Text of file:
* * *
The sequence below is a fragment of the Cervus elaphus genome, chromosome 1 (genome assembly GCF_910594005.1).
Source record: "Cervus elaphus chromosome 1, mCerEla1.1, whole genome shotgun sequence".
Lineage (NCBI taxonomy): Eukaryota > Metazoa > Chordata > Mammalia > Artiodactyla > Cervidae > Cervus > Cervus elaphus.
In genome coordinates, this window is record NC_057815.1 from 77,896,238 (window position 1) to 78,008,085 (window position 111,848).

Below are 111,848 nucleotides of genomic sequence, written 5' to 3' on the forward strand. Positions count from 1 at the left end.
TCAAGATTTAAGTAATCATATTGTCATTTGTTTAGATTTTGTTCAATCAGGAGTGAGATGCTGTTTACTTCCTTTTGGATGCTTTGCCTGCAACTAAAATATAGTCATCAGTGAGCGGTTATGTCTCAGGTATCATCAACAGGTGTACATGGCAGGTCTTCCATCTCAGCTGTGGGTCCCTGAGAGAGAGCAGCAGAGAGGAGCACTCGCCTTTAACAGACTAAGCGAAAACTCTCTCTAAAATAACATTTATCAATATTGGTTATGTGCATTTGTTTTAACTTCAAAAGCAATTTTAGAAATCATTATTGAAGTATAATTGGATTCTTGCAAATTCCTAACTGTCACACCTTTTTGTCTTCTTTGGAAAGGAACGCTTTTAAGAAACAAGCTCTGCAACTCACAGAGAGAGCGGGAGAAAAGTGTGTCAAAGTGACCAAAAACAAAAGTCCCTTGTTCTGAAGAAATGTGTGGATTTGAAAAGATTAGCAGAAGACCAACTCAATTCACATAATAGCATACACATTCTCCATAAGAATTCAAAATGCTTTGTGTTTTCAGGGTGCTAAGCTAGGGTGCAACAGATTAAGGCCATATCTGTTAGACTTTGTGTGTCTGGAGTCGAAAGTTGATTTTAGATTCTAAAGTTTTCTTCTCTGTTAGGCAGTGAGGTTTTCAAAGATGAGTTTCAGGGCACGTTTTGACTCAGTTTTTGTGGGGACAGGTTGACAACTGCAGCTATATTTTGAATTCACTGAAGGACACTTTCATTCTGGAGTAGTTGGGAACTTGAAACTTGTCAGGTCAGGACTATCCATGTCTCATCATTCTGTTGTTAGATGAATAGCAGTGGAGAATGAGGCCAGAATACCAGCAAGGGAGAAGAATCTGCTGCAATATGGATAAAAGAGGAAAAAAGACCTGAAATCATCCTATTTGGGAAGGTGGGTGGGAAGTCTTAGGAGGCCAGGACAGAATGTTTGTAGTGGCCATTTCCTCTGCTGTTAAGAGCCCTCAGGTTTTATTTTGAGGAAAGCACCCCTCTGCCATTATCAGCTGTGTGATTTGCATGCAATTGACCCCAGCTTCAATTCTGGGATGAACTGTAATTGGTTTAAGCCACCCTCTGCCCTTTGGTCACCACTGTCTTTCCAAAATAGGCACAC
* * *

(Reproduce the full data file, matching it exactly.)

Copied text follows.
The sequence below is a fragment of the Cervus elaphus genome, chromosome 1 (genome assembly GCF_910594005.1).
Source record: "Cervus elaphus chromosome 1, mCerEla1.1, whole genome shotgun sequence".
Lineage (NCBI taxonomy): Eukaryota > Metazoa > Chordata > Mammalia > Artiodactyla > Cervidae > Cervus > Cervus elaphus.
In genome coordinates, this window is record NC_057815.1 from 77,896,238 (window position 1) to 78,008,085 (window position 111,848).

Below are 111,848 nucleotides of genomic sequence, written 5' to 3' on the forward strand. Positions count from 1 at the left end.
TCAAGATTTAAGTAATCATATTGTCATTTGTTTAGATTTTGTTCAATCAGGAGTGAGATGCTGTTTACTTCCTTTTGGATGCTTTGCCTGCAACTAAAATATAGTCATCAGTGAGCGGTTATGTCTCAGGTATCATCAACAGGTGTACATGGCAGGTCTTCCATCTCAGCTGTGGGTCCCTGAGAGAGAGCAGCAGAGAGGAGCACTCGCCTTTAACAGACTAAGCGAAAACTCTCTCTAAAATAACATTTATCAATATTGGTTATGTGCATTTGTTTTAACTTCAAAAGCAATTTTAGAAATCATTATTGAAGTATAATTGGATTCTTGCAAATTCCTAACTGTCACACCTTTTTGTCTTCTTTGGAAAGGAACGCTTTTAAGAAACAAGCTCTGCAACTCACAGAGAGAGCGGGAGAAAAGTGTGTCAAAGTGACCAAAAACAAAAGTCCCTTGTTCTGAAGAAATGTGTGGATTTGAAAAGATTAGCAGAAGACCAACTCAATTCACATAATAGCATACACATTCTCCATAAGAATTCAAAATGCTTTGTGTTTTCAGGGTGCTAAGCTAGGGTGCAACAGATTAAGGCCATATCTGTTAGACTTTGTGTGTCTGGAGTCGAAAGTTGATTTTAGATTCTAAAGTTTTCTTCTCTGTTAGGCAGTGAGGTTTTCAAAGATGAGTTTCAGGGCACGTTTTGACTCAGTTTTTGTGGGGACAGGTTGACAACTGCAGCTATATTTTGAATTCACTGAAGGACACTTTCATTCTGGAGTAGTTGGGAACTTGAAACTTGTCAGGTCAGGACTATCCATGTCTCATCATTCTGTTGTTAGATGAATAGCAGTGGAGAATGAGGCCAGAATACCAGCAAGGGAGAAGAATCTGCTGCAATATGGATAAAAGAGGAAAAAAGACCTGAAATCATCCTATTTGGGAAGGTGGGTGGGAAGTCTTAGGAGGCCAGGACAGAATGTTTGTAGTGGCCATTTCCTCTGCTGTTAAGAGCCCTCAGGTTTTATTTTGAGGAAAGCACCCCTCTGCCATTATCAGCTGTGTGATTTGCATGCAATTGACCCCAGCTTCAATTCTGGGATGAACTGTAATTGGTTTAAGCCACCCTCTGCCCTTTGGTCACCACTGTCTTTCCAAAATAGGCACAC